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Stocks struggle after Apple starts dividend

U.S. stocks were struggling Monday, pulling back from nearly 4-year highs after cash-rich Apple said it will begin paying a dividend and buying back stock.

Apple Inc, the world's most valuable company, announced it will initiate a quarterly dividend of $2.65 and buy back up to $10 billion of its stock. Speculation heated up in recent weeks over how the iPad maker might use its $98 billion cash stockpile.

"It's a good story, the market was kind of expecting that. People were questioning what Apple could do with the money other than earn nothing," said Peter Kenny, managing director at Knight Capital In Jersey City, New Jersey.

Apple shares were lately 1.7 percent higher at $595.61.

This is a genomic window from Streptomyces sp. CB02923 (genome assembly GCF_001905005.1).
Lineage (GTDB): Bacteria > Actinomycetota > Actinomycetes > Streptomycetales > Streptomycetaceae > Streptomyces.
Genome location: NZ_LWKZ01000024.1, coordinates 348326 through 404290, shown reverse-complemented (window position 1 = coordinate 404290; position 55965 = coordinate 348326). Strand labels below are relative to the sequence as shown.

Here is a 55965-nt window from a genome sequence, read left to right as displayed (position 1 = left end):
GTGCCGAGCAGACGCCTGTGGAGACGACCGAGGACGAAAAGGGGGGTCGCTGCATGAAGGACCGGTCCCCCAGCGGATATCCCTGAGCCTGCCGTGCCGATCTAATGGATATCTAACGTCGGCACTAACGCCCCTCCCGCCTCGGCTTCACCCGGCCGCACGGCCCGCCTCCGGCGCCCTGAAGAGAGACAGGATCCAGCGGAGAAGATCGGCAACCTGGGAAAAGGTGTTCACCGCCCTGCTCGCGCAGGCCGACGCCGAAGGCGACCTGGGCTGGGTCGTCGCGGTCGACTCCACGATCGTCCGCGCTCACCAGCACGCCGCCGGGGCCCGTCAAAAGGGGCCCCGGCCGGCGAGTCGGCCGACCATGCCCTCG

The S&P 500 capped its fifth straight weekly gain with its best week in three months on Friday. The index has risen in seven of the past eight sessions for a 4.5 percent climb.

"We have to pull back somewhat. We have got to get a little closer to technical support, just in order for the trend to remain healthy, Kind of like pruning the tree, the market needs a little bit of a pruning," said Kenny.

United Parcel Service Inc gained 1.1 percent to $79.24 after the package delivery group said it will buy Dutch peer TNT Express, making UPS the market leader in Europe.

After the closing bell, Adobe Systems Inc is set to post quarterly results. The mean estimate of analysts surveyed by Thomson Reuters is for a profit of 57 cents a share for the software maker.

Dun & Bradstreet Corp, which provides commercial information on businesses, said local employees in China may have violated U.S. anti-bribery laws. It suspended operations at a local unit while it conducts an inquiry.

Broadcom Corp gained 1.9 percent to $38.53 after the chipmaker said it won a preliminary injunction against Emulex Corp in a patent infringement suit.

Reuters contributed to this report.